Critical Criminology

, Volume 14, Issue 4, pp 387–409 | Cite as

A critical examination of the digital music phenomenon



“MP3” has become an iconic term and hugely popular phenomenon in recent years. This compressed digital music format has been championed as the greatest multimedia revolution since the television. The technology has also been maligned as a dubious (and illegal) tool that allows individuals to obtain CD-quality music without purchasing an audio CD, thereby denying proceeds rightfully due to artists, bands, and the recording industry. The current piece seeks to explore this dialectical relationship by applying the precepts of critical criminology to the phenomenon. Following a foundational explanation of MP3s and the presentation of examples that expand upon its controversial nature, this work describes the critical view held by MP3 supporters who perceive the music industry and government as controlling agents seeking to maintain their legitimacy, power, and wealth by restricting dissemination and reproduction of free music to, and among, the masses. Can this control be considered a “victimization” of society? Must we rethink our traditional notion of deviance being ascribed primarily to acts committed by an individual against a corporate entity, because in this case the harm caused by the latter is much more significant than that of the former? These issues are developed and analyzed in detail to inform and guide a critical interpretation.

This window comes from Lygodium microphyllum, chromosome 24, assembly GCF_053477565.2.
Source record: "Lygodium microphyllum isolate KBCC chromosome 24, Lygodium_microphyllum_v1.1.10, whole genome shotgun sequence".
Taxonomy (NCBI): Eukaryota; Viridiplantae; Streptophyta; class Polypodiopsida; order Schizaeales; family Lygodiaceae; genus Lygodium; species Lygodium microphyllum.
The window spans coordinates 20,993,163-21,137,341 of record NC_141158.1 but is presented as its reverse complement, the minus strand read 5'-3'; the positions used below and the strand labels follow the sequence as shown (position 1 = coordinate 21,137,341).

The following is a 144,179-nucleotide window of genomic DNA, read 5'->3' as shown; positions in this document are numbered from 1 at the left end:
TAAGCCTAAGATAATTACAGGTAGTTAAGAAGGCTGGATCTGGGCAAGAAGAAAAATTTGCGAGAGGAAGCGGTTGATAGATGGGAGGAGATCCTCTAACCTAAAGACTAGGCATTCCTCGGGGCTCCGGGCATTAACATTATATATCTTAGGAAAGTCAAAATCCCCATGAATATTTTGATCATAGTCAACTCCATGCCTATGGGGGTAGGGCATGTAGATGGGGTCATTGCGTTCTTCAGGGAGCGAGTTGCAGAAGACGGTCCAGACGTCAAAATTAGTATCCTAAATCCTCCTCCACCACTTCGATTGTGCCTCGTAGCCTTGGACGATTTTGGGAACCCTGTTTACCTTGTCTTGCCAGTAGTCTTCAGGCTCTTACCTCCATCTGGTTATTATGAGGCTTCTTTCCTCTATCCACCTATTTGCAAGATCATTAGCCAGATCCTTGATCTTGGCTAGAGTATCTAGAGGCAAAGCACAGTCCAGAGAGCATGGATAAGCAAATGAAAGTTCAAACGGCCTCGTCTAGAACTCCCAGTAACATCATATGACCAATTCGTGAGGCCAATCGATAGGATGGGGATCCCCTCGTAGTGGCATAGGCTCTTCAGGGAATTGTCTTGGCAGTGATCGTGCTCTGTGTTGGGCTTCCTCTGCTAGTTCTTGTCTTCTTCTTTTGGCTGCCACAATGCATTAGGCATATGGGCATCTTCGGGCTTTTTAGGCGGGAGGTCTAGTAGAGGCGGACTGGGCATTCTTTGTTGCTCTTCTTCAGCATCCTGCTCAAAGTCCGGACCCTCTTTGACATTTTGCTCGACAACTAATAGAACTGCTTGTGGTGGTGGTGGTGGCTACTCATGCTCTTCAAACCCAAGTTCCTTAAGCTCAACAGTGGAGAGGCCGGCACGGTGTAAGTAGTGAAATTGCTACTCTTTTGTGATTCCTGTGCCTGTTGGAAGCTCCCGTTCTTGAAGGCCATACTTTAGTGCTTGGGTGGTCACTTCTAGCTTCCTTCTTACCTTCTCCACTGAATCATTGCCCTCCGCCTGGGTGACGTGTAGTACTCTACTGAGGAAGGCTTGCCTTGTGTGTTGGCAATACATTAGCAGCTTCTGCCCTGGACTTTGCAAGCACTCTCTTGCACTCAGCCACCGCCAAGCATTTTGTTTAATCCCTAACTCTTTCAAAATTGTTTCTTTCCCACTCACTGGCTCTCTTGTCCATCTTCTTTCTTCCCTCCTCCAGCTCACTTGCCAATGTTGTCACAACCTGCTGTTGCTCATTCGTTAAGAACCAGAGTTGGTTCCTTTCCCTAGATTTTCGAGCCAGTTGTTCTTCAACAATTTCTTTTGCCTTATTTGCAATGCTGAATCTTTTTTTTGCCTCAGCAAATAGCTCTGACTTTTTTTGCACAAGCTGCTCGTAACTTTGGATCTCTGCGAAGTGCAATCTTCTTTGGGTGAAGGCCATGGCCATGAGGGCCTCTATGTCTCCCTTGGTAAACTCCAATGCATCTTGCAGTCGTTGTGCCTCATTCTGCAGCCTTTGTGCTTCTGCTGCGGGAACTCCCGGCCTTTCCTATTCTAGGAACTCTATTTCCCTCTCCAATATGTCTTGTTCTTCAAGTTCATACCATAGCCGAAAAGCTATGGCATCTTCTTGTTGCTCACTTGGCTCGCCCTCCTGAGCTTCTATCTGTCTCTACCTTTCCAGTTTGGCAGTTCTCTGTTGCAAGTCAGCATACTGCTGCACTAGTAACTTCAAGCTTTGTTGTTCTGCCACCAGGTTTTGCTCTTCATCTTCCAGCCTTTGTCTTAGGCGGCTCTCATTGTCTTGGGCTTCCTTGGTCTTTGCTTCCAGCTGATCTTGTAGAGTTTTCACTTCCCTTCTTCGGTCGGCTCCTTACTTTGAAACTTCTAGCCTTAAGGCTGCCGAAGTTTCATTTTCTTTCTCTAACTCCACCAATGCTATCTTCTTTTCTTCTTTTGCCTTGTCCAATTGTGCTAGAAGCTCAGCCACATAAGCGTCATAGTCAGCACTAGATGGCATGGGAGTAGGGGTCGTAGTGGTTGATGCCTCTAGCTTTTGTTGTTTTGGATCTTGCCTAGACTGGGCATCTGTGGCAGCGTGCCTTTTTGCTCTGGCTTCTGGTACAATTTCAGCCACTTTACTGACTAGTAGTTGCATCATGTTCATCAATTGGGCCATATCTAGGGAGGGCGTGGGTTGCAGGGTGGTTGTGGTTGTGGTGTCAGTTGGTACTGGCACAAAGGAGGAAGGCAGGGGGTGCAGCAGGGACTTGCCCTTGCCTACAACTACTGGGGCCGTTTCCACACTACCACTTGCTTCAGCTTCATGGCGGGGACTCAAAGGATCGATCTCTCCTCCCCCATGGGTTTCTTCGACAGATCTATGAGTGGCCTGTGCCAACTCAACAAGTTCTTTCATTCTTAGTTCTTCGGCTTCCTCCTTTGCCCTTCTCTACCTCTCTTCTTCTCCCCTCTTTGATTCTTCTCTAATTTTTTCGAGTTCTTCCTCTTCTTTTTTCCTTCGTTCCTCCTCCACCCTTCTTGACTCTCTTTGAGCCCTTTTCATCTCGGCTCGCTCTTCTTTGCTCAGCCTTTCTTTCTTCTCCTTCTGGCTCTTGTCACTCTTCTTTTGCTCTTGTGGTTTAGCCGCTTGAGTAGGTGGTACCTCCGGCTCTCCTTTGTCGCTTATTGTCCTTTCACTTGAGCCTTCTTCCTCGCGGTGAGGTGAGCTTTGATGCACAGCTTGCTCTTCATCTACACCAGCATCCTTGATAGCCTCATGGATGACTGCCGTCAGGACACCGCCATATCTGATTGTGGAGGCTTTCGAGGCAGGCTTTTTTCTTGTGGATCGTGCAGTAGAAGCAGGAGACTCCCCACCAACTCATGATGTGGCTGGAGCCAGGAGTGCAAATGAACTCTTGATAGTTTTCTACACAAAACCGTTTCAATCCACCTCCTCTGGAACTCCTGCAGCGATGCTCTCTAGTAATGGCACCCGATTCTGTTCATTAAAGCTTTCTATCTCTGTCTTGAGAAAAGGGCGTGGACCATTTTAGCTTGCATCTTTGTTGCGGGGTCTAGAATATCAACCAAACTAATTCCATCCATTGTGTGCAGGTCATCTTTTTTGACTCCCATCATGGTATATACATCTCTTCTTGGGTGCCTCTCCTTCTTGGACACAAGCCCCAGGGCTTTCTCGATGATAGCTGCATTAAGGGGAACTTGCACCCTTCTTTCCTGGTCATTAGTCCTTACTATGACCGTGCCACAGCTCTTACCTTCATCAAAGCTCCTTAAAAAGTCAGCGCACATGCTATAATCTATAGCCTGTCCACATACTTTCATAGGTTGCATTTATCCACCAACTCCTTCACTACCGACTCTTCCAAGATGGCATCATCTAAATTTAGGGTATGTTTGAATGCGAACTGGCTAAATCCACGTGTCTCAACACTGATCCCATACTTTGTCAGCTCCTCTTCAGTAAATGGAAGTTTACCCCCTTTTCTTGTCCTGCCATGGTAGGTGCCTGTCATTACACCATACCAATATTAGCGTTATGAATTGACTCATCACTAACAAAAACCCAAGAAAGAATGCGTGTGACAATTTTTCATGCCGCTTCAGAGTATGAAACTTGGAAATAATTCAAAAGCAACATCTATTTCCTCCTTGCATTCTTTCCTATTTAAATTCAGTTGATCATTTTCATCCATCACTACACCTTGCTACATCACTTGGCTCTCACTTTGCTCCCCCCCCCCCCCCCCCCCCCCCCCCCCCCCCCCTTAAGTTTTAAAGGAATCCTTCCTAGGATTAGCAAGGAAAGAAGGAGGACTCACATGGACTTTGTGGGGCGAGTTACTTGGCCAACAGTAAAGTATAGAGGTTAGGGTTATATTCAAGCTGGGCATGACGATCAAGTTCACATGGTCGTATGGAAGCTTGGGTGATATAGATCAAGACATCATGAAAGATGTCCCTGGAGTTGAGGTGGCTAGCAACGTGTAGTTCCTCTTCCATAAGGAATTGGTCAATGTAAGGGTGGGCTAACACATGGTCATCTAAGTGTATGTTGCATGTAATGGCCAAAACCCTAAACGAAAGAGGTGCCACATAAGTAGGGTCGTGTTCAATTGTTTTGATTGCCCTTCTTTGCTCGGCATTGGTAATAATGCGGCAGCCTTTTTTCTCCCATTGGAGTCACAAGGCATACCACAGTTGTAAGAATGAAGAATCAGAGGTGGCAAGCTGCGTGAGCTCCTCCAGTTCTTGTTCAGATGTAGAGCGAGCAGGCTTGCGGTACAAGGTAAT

Critical Examination Digital Right Management Criminological Theory Music Industry Copyright Infringement 
These keywords were added by machine and not by the authors. This process is experimental and the keywords may be updated as the learning algorithm improves.


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Copyright information

© Springer Science + Business Media B.V. 2006

Authors and Affiliations

  1. 1.Department of Criminology and Criminal JusticeFlorida Atlantic UniversityJupiterUSA

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